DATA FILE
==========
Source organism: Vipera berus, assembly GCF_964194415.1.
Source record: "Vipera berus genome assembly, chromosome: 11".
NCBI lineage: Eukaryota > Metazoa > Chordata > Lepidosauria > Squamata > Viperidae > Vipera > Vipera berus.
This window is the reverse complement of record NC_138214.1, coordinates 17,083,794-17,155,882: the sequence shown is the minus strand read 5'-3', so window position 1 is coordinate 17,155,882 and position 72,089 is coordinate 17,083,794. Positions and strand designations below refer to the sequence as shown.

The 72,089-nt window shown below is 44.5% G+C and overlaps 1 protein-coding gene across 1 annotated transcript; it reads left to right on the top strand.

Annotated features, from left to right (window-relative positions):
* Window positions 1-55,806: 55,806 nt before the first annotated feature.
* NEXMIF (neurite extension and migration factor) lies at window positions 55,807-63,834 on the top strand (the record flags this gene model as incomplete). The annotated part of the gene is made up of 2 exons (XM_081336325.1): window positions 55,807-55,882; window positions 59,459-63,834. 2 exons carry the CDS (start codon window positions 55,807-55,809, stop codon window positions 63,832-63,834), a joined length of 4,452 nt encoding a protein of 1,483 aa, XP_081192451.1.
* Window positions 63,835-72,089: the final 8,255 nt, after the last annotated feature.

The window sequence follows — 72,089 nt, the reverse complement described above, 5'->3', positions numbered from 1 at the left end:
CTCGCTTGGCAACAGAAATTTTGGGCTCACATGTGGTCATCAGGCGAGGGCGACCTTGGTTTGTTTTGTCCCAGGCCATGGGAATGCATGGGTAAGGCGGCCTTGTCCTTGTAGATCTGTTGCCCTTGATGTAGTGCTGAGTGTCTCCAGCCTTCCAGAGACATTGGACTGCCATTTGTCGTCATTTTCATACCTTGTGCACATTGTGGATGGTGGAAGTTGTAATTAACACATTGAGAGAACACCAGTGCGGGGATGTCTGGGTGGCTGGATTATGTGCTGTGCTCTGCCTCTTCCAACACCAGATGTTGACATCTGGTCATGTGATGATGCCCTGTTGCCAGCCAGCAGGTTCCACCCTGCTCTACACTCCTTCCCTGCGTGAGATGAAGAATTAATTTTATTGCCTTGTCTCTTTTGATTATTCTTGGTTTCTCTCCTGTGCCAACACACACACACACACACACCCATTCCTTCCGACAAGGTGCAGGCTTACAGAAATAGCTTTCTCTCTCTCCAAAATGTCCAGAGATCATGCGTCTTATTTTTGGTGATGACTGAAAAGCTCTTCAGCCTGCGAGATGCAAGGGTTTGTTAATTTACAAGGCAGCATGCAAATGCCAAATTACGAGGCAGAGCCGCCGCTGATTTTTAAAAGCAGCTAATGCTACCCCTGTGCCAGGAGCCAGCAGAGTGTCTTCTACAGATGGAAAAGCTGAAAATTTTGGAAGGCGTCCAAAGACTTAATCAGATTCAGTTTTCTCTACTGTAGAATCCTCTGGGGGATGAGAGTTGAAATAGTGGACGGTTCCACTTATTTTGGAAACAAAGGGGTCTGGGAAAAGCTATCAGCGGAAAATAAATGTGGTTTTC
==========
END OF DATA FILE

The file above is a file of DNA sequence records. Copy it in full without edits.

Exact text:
Source organism: Vipera berus, assembly GCF_964194415.1.
Source record: "Vipera berus genome assembly, chromosome: 11".
NCBI lineage: Eukaryota > Metazoa > Chordata > Lepidosauria > Squamata > Viperidae > Vipera > Vipera berus.
This window is the reverse complement of record NC_138214.1, coordinates 17,083,794-17,155,882: the sequence shown is the minus strand read 5'-3', so window position 1 is coordinate 17,155,882 and position 72,089 is coordinate 17,083,794. Positions and strand designations below refer to the sequence as shown.

The 72,089-nt window shown below is 44.5% G+C and overlaps 1 protein-coding gene across 1 annotated transcript; it reads left to right on the top strand.

Annotated features, from left to right (window-relative positions):
* Window positions 1-55,806: 55,806 nt before the first annotated feature.
* NEXMIF (neurite extension and migration factor) lies at window positions 55,807-63,834 on the top strand (the record flags this gene model as incomplete). The annotated part of the gene is made up of 2 exons (XM_081336325.1): window positions 55,807-55,882; window positions 59,459-63,834. 2 exons carry the CDS (start codon window positions 55,807-55,809, stop codon window positions 63,832-63,834), a joined length of 4,452 nt encoding a protein of 1,483 aa, XP_081192451.1.
* Window positions 63,835-72,089: the final 8,255 nt, after the last annotated feature.

The window sequence follows — 72,089 nt, the reverse complement described above, 5'->3', positions numbered from 1 at the left end:
CTCGCTTGGCAACAGAAATTTTGGGCTCACATGTGGTCATCAGGCGAGGGCGACCTTGGTTTGTTTTGTCCCAGGCCATGGGAATGCATGGGTAAGGCGGCCTTGTCCTTGTAGATCTGTTGCCCTTGATGTAGTGCTGAGTGTCTCCAGCCTTCCAGAGACATTGGACTGCCATTTGTCGTCATTTTCATACCTTGTGCACATTGTGGATGGTGGAAGTTGTAATTAACACATTGAGAGAACACCAGTGCGGGGATGTCTGGGTGGCTGGATTATGTGCTGTGCTCTGCCTCTTCCAACACCAGATGTTGACATCTGGTCATGTGATGATGCCCTGTTGCCAGCCAGCAGGTTCCACCCTGCTCTACACTCCTTCCCTGCGTGAGATGAAGAATTAATTTTATTGCCTTGTCTCTTTTGATTATTCTTGGTTTCTCTCCTGTGCCAACACACACACACACACACACCCATTCCTTCCGACAAGGTGCAGGCTTACAGAAATAGCTTTCTCTCTCTCCAAAATGTCCAGAGATCATGCGTCTTATTTTTGGTGATGACTGAAAAGCTCTTCAGCCTGCGAGATGCAAGGGTTTGTTAATTTACAAGGCAGCATGCAAATGCCAAATTACGAGGCAGAGCCGCCGCTGATTTTTAAAAGCAGCTAATGCTACCCCTGTGCCAGGAGCCAGCAGAGTGTCTTCTACAGATGGAAAAGCTGAAAATTTTGGAAGGCGTCCAAAGACTTAATCAGATTCAGTTTTCTCTACTGTAGAATCCTCTGGGGGATGAGAGTTGAAATAGTGGACGGTTCCACTTATTTTGGAAACAAAGGGGTCTGGGAAAAGCTATCAGCGGAAAATAAATGTGGTTTTC